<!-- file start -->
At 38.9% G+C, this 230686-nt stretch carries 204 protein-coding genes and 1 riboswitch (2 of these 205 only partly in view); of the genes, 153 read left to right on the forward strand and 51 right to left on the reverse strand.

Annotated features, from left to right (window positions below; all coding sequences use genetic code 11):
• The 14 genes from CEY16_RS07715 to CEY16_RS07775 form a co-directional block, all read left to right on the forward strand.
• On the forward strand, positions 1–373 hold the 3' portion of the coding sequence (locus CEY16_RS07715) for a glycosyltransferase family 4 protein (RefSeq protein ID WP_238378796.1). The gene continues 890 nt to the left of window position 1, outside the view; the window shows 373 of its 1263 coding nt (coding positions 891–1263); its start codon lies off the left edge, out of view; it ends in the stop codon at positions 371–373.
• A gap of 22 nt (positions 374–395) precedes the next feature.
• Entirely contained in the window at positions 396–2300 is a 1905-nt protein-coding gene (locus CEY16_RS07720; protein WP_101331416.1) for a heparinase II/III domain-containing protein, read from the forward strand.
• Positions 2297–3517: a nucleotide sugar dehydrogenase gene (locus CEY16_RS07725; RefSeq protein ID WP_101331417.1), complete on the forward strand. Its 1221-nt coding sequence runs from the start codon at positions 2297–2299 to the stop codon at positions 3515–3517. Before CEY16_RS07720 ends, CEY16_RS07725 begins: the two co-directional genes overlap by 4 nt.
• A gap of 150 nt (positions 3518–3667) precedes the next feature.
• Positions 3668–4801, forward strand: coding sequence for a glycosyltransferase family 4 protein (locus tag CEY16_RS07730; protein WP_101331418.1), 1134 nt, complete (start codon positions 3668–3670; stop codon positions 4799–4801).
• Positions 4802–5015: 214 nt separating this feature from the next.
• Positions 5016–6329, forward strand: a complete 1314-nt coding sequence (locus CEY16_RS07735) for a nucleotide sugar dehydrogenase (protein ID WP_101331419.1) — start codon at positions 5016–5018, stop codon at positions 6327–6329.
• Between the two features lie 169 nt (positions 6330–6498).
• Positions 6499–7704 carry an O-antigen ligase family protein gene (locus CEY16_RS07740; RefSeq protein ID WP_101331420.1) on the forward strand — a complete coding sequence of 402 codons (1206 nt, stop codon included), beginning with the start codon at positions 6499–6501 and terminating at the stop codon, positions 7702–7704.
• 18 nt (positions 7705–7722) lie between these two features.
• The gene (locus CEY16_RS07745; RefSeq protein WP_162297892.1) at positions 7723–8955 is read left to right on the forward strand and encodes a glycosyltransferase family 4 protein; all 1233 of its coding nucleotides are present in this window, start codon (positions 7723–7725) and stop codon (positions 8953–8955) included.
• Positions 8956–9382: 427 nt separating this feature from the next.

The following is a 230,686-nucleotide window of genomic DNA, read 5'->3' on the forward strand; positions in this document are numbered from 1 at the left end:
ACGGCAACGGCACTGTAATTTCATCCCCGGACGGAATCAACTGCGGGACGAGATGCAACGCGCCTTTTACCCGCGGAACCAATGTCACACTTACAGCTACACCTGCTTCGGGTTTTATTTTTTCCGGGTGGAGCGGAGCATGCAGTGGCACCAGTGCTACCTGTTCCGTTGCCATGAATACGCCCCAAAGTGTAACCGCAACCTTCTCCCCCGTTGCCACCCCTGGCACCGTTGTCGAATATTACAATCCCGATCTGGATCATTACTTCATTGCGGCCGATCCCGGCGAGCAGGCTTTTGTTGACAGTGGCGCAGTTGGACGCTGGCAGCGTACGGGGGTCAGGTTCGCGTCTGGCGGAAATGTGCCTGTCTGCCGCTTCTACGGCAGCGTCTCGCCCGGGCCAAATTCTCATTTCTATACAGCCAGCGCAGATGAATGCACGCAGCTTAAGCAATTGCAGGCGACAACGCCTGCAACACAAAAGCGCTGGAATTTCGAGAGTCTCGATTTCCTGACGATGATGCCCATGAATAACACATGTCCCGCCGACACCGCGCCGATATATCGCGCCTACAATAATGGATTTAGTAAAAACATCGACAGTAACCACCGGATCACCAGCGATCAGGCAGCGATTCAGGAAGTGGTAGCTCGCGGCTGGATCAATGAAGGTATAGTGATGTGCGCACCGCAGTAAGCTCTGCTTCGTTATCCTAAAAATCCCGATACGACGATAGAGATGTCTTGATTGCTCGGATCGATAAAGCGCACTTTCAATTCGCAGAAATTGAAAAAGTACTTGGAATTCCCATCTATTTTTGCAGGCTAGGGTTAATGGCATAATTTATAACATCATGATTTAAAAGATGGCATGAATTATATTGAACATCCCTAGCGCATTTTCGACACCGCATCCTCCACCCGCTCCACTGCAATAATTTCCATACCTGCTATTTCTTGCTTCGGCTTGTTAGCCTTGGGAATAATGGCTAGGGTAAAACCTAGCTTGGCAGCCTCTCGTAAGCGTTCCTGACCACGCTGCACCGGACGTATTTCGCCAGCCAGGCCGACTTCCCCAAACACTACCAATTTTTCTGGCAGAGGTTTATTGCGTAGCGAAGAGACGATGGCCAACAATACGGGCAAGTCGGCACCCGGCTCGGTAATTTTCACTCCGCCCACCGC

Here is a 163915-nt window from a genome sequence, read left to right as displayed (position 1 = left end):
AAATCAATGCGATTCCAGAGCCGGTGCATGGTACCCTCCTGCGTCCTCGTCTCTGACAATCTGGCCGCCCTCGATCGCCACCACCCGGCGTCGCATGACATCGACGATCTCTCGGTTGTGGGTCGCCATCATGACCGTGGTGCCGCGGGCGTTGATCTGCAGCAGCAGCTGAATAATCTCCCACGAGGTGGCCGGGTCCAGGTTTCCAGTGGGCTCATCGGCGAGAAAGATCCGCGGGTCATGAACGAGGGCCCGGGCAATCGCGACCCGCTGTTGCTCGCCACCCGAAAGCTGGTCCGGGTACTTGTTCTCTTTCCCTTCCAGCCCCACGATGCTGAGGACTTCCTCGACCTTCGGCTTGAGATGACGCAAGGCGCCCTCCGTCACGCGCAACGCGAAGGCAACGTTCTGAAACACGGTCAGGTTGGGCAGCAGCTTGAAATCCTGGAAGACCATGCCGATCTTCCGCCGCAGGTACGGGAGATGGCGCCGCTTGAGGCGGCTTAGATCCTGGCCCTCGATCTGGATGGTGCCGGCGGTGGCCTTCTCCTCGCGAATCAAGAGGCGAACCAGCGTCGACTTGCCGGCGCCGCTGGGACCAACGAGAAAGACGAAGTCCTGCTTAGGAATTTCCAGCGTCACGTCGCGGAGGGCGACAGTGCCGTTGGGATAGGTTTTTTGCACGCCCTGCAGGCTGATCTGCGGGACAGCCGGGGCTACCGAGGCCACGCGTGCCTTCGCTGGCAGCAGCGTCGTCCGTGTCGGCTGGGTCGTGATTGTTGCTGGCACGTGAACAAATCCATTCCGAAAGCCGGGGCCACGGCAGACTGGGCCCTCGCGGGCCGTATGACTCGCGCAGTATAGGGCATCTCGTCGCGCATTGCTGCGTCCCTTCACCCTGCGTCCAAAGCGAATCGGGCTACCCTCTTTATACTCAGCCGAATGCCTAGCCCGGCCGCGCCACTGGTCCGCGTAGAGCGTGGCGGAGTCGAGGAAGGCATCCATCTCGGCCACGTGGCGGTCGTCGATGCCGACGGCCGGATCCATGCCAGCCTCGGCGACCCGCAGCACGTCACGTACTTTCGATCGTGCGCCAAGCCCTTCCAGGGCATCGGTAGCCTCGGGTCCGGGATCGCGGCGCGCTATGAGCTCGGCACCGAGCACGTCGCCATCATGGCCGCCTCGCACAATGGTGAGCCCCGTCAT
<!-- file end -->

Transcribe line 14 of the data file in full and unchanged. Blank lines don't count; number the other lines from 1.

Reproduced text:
• 18 nt (positions 7705–7722) lie between these two features.